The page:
Altitude Chophouse & Brewery
This upscale eatery in the heart of downtown Laramie serves up some of the most delicious meals and finest brews in town. The lunch menu keeps things a bit more casual with a selection of burgers and sandwiches, from the standard pulled pork to the more exotic apple and goat cheese Panini. The more sophisticated dinner menu tacks on additional surf and turf options, including cedar plank salmon, chicken piccata, and a variety of cuts of beef which can be ordered grilled or smoked and come with choice of two sides. No matter which entrée you choose, you can be sure there will be an appropriate microbrew or wine selection to pair with your order. Altitude’s batches have won awards at more than 25 regional brew fests and received recognition and acclaim from numerous outlets, including Better Homes & Gardens.
Born in a Barn
Located at the corner of First Street and Ivinson Avenue, this relatively recent entry to the Laramie food scene has made its mark on the community with its high-quality burgers and wings. Choose from one of its 17 burger concoctions, such as the Juicy Lucy, Smoochie Burger, or Mac Down – which stacks two quarter-pound beef patties atop a deep-fried mac & cheese patty before topping it off with bacon, cheddar, and sriracha. Or sample one of the 16 sauces to determine which wings soar to the top. Sauce varieties include Tim’s Spicy Garlic, Sweet and Smoky BBQ, and the moodier Melancholy Buffalo, which can be applied to traditional, boneless, or hog wild pork wings.
17th Street Café
This quaint café opened its doors in 2011 and quickly endeared itself to Laramie locals and tourists alike with its menu derived from locally-sourced meats and fresh ingredients. Nearly everything served at 17th Street is made from scratch, from its Breakfast Tower – which stuffs a split biscuit with sausage, cheddar cheese, hash browns, and eggs, before topping it off with country gravy – to the Chicken Philly sandwich served on a toasted hoagie bun. The café is closed on Mondays but open for breakfast and lunch the rest of the week.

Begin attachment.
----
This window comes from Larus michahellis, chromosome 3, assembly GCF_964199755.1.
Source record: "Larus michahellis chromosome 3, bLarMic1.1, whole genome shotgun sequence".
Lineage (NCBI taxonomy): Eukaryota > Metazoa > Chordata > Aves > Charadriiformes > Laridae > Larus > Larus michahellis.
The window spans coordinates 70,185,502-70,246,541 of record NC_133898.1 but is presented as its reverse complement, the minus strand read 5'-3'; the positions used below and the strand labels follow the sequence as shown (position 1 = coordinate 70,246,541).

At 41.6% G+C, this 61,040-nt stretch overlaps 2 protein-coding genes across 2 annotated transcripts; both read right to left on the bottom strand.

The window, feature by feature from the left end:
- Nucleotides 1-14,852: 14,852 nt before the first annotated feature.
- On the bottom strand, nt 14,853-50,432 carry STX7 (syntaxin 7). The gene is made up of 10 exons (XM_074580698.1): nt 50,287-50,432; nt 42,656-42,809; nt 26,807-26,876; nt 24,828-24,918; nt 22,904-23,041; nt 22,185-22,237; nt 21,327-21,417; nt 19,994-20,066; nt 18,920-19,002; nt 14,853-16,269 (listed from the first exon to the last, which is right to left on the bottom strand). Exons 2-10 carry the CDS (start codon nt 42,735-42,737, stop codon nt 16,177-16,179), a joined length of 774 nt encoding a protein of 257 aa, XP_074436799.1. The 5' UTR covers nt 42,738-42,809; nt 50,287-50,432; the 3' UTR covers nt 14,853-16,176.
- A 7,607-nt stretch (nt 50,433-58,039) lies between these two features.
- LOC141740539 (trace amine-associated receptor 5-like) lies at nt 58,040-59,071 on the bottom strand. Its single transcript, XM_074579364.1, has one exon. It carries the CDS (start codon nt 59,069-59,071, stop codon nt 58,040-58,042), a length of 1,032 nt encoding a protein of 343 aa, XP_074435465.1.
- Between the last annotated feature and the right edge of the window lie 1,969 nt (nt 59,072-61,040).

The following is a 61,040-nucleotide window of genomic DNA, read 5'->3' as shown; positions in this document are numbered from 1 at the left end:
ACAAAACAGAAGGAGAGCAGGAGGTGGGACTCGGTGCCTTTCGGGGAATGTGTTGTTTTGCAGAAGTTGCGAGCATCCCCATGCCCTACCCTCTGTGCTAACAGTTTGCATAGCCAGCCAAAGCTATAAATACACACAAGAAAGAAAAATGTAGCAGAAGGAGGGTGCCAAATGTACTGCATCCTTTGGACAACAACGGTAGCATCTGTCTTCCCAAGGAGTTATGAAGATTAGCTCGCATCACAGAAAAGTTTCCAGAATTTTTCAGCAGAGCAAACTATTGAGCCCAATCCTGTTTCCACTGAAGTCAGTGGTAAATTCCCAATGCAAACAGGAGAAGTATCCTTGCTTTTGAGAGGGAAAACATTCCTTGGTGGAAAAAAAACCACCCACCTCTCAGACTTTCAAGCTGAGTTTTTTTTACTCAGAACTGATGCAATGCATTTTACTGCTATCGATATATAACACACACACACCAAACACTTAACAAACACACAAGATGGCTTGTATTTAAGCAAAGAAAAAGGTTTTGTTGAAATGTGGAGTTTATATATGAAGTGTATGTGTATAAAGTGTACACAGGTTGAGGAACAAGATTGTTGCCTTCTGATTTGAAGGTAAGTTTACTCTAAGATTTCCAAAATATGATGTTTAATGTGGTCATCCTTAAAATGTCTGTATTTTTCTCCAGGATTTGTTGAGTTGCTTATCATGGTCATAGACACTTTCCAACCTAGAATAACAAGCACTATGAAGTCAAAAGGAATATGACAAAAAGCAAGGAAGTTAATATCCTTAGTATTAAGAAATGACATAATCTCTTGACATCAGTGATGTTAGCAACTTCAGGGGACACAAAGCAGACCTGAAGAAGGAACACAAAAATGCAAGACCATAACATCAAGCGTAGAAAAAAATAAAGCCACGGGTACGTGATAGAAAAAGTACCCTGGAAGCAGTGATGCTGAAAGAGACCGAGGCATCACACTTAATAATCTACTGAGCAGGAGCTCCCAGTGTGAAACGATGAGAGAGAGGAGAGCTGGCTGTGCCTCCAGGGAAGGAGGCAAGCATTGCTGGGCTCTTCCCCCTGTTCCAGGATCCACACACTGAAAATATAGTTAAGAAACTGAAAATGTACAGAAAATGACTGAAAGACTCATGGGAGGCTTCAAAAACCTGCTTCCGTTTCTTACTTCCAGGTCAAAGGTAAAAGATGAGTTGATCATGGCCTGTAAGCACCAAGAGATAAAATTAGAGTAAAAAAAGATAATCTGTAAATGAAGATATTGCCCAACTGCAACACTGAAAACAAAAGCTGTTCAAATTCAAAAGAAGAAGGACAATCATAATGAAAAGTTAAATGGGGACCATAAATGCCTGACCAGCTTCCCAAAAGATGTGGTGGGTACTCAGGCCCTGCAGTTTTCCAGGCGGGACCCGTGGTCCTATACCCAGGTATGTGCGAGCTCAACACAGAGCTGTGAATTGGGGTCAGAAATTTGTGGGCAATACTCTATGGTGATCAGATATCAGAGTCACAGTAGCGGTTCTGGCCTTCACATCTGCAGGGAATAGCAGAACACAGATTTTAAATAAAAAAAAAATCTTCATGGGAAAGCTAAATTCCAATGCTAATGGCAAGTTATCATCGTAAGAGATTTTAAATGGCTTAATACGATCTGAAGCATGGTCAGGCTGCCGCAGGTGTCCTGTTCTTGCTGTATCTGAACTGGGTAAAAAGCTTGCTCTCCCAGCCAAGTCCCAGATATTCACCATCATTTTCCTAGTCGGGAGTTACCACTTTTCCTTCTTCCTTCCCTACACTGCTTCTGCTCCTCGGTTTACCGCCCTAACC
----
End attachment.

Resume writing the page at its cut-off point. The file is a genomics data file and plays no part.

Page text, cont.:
With its wooden décor and brass accents, Jeffrey’s Bistro seems to have derived some inspiration from the old west saloons that used to occupy Laramie during the construction of the Union Pacific railroad, which still courses its way through town to this day. The bistro serves a variety of salads and sandwiches as well as several different types of mac & cheese, including Vegan Mac and Deluxe Greek Mac. There’s even an option that allows diners to build their own mac & cheese concoction from a list of ingredients. Be sure to leave room for the handmade desserts, such as the Cherry Amaretto Bread Pudding and the ironically heavenly Chocolate Sin Cheesecake.